In fact, the attention has, I think, made my students more aware of writing for an audience, and we had a chance to discuss how blogs could be used to engage with important political issues.

4

Henry 09.15.03 at 4:30 pm

The paranoia about cgi scripts is a real problem. I’m lucky – one of my former colleagues at the suburban campus where I teach has been cooking up his own cgi scripts for years, and managed to secure the approval of the system administrators. The guys on the main campus are a lot more chary of letting mere professors in at the system. Obviously, MT is remarkably well behaved as cgi based setups go. I’ll be trying to do some talks on weblogs as a classroom tool after I’ve gathered experience about what works, and what doesn’t/

5

jholbo 09.16.03 at 10:23 am

Hi, Henry, since you were so kind as to link to my little academic corner, I’ll just add my two cents. When TypePad got started I knew I wanted to use it for module blogs and it really is working out very well. I don’t have to worry about all the campus sysadmin issues because I’m just doing it on my own nickel. (It doesn’t really cost me, however, because I’m content to pay for TypePad just for my own use. Using it for my modules does not cost anything above and beyond.)

My Nietzsche module is small: 14 honours students. Each of them has to have his/her own blog, and only one or two had any idea what a blog was on day one. Now it is working out fine. They took to it quickly enough, and it has noticeably improved our 3-hour seminar meetings. They visit each other and comment and so forth.

My intro module is huge: 525 students. I have nine tutors. I’ve got a main blog and three subsiduary tutor group blogs (three tutors each) so it’s really a four-ring circus. So far so good. Each student is required to post three comments to specified assignment postings by individual tutors in the course of the semester. Overall, it improves coordination and allows interaction to a far greater extent than I’ve ever managed before.

So blogging works, for big and small classes. (But we knew it would.)

I have a minor problem, which is that students comment with silly fake names, which makes it hard for tutors to connect faces and names with online aliases. I have no easy, TypePad enabled way to insist that students use, say, only university email addresses. But I could easily just order them to use their real names and school addresses. I think a bit of anonymity makes them more lively, however, so I haven’t bothered, because I haven’t suffered any troll infestations or toxic flames or anything of the sort.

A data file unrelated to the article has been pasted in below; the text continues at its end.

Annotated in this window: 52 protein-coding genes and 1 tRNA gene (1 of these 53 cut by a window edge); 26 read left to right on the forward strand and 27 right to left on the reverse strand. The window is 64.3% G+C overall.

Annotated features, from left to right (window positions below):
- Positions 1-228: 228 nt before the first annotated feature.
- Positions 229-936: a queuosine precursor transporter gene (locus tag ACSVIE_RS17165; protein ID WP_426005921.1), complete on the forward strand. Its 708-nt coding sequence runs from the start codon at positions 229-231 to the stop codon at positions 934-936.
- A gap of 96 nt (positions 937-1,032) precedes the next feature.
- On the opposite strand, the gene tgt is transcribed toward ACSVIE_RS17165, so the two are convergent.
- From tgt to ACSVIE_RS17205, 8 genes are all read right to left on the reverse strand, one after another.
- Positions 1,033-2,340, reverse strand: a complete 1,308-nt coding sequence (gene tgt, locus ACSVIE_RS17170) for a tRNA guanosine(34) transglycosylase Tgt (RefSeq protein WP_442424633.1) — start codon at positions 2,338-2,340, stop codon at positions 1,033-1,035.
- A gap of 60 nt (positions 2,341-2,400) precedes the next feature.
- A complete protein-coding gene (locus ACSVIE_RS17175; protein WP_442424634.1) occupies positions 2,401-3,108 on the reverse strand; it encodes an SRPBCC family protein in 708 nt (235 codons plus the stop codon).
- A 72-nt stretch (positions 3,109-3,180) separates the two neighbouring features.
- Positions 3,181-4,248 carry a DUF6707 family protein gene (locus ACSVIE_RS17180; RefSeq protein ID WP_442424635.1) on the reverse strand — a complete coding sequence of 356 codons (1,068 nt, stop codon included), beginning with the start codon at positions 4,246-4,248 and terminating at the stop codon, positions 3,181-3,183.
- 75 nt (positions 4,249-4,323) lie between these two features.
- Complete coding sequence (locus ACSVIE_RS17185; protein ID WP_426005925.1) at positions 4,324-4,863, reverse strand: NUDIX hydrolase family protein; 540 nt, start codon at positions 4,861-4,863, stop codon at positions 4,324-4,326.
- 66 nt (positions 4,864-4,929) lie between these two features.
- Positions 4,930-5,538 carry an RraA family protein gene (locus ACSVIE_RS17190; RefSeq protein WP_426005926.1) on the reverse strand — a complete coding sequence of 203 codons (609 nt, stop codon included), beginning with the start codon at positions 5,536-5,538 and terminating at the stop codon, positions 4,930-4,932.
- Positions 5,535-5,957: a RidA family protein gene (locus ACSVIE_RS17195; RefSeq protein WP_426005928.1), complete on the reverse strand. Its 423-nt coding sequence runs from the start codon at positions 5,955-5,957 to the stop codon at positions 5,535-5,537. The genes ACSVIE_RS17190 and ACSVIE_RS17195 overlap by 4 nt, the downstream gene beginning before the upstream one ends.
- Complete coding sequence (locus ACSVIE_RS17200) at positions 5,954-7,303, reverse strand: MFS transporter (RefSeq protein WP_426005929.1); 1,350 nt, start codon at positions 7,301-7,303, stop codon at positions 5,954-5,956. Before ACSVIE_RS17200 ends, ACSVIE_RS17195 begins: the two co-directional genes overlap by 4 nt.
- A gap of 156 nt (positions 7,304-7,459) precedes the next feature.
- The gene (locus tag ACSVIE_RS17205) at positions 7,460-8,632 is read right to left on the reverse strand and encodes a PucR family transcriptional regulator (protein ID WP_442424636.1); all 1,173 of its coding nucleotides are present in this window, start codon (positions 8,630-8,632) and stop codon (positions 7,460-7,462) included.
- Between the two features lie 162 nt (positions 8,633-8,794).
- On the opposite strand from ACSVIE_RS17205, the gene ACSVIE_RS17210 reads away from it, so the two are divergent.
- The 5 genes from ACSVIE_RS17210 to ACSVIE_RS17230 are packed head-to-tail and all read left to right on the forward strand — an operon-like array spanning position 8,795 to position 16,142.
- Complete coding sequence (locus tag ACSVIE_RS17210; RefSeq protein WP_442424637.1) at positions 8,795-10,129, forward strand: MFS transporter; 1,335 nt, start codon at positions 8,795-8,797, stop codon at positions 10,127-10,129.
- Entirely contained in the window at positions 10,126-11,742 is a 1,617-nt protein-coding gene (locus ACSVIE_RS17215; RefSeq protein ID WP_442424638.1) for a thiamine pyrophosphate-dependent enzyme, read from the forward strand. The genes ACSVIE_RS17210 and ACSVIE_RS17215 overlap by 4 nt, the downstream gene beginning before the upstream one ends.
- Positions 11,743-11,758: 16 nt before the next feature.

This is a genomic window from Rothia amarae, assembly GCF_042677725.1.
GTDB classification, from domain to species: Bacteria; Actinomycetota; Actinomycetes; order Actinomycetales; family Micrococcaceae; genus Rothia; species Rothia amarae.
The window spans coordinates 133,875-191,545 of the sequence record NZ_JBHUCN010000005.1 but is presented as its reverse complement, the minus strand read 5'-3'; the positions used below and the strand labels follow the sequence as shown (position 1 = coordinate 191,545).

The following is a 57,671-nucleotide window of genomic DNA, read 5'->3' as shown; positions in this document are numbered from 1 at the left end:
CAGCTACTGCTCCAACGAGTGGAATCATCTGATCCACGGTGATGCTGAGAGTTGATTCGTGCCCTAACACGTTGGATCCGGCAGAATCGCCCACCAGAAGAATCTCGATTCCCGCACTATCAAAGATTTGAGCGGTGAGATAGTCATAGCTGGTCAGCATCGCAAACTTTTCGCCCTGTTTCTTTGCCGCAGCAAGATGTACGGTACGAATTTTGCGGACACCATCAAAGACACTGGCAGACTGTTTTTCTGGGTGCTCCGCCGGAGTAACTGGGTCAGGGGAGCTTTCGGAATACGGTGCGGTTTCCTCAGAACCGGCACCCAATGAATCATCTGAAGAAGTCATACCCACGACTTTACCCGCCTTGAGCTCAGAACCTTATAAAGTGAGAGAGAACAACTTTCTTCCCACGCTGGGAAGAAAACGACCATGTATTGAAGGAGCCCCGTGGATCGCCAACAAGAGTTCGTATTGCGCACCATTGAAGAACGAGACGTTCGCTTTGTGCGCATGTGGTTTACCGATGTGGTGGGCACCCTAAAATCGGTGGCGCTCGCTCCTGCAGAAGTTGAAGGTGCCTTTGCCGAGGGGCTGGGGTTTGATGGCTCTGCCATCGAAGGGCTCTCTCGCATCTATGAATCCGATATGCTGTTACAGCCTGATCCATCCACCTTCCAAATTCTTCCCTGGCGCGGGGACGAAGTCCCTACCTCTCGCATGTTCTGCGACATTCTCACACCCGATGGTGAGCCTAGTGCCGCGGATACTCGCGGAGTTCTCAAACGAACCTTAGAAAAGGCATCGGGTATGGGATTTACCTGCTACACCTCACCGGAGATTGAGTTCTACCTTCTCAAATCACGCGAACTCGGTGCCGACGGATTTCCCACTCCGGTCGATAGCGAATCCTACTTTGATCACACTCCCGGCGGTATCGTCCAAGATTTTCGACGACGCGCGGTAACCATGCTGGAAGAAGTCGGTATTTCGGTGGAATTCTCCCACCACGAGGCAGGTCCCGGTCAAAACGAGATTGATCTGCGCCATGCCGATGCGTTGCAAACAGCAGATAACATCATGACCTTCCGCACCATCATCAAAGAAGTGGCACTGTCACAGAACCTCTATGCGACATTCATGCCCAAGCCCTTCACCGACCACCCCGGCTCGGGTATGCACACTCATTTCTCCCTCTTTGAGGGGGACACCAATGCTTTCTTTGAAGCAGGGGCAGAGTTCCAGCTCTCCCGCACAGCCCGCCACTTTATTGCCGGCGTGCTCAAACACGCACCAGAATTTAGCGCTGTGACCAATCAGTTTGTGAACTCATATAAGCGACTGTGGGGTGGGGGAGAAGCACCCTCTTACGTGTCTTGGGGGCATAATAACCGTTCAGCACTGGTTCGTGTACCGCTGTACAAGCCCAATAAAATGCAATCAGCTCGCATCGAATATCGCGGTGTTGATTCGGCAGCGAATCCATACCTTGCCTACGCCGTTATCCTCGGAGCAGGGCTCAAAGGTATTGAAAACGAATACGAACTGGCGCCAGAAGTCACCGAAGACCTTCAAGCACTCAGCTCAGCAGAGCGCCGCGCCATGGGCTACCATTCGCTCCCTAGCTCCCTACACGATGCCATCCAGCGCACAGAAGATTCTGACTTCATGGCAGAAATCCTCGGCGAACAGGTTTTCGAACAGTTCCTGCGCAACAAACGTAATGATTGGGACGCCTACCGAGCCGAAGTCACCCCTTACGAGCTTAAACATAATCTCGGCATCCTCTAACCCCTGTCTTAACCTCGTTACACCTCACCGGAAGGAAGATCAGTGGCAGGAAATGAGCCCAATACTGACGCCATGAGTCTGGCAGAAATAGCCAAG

TypePad allows me to password protect the whole thing, and I’m prepared to do so if being open to the public becomes a problem. Which it hasn’t. Really the whole process of building and maintaining five blogs for two modules, over 500 students and nine tutors has been remarkably smooth and uneventful.

6

Lane Dunlop 09.18.03 at 5:37 pm

i have two faculty using blogs this block at Cornell College. I’m the educational technologist at the school.

One professor had no experience with blogs and very little with the web. But he has jumped right into it. It’s a reading/writing intensive class. Each day the students read a chunk of a book and post two paragraphs of their thoughts on the reading. All 10 students have posting access for the site. So far it has been great, with the professor saying that this is the best way he has ever done this class. i’d give you the URL, but he went private blog model. We are using TypePad. I set up the class blog and in about 25 minutes had them all registered and posting to their little heart’s content.

The second class at Cornell College using blogs is French 304. They are using a french language blogging service called monblogue. The faculty member was already into blogging, so she set it all up herself and has had great success. Here’s an example of one of her student’s blogs. Don’t let the french throw you. You’ll get the general idea.

I’m planning on doing a lot more with blogs and our faculty and students in the near future. We just set up our Writing Studio with a TypePad blog yesterday. I’m holding blog workshops every month for faculty and students. I’m going to be keeping track of everything on the instructional technology blog i recently set up.

i appreciate henry’s ideas and will show his post to some of the faculty who keep asking me how they would use a blog in a classroom setting.

7

Ray 09.20.03 at 9:41 pm

An unusual intersection of my real life interests with my day job.

The way I’m trying to play (legitimate) concerns about privacy and identity at UC Berkeley is to wrap web applications in our campuswide authentication system: poor man’s (i.e., open source) single-sign-on. That way you can restrict your collaborative blogs to your instructors and students, or protect your collaborative blogs against frauds and trolls.

As the first step, I integrated campuswide authentication with the Apache webserver that most free web apps run under.

The second step (staircase, rather) is to adapt those web applications to automatically log in (or refuse admission to) users based on the resulting Apache-compatible ID. This turns out not to be a tough job.

A tough job has been finding good weblog software to adapt. The open source leaders for collaborative blogs (Drupal and Nucleus, to my mind) are lacking in ways that require more serious attention than my group can devote to them right now. Movable Type has just recently disambiguated their license, but I’m still reluctant to sink much publicly-funded labor into a privately-yankable enterprise.

But the technical problems are easily manageable. The unmanageable problem is finding developers.

8

Alex Halavais 10.01.03 at 8:37 pm

For #3, above, you might be interested in taking a look at my MT course blog for last spring’s Media law class, though it had about 180 students:

http://alex.halavais.net/courses/law

For #4 and up, you might also be interested in a school-wide introduction of blogs for one of our grad programs:

http://blogs.informatics.buffalo.edu/

Neither are exemplars, by any means, but they are fun experiments.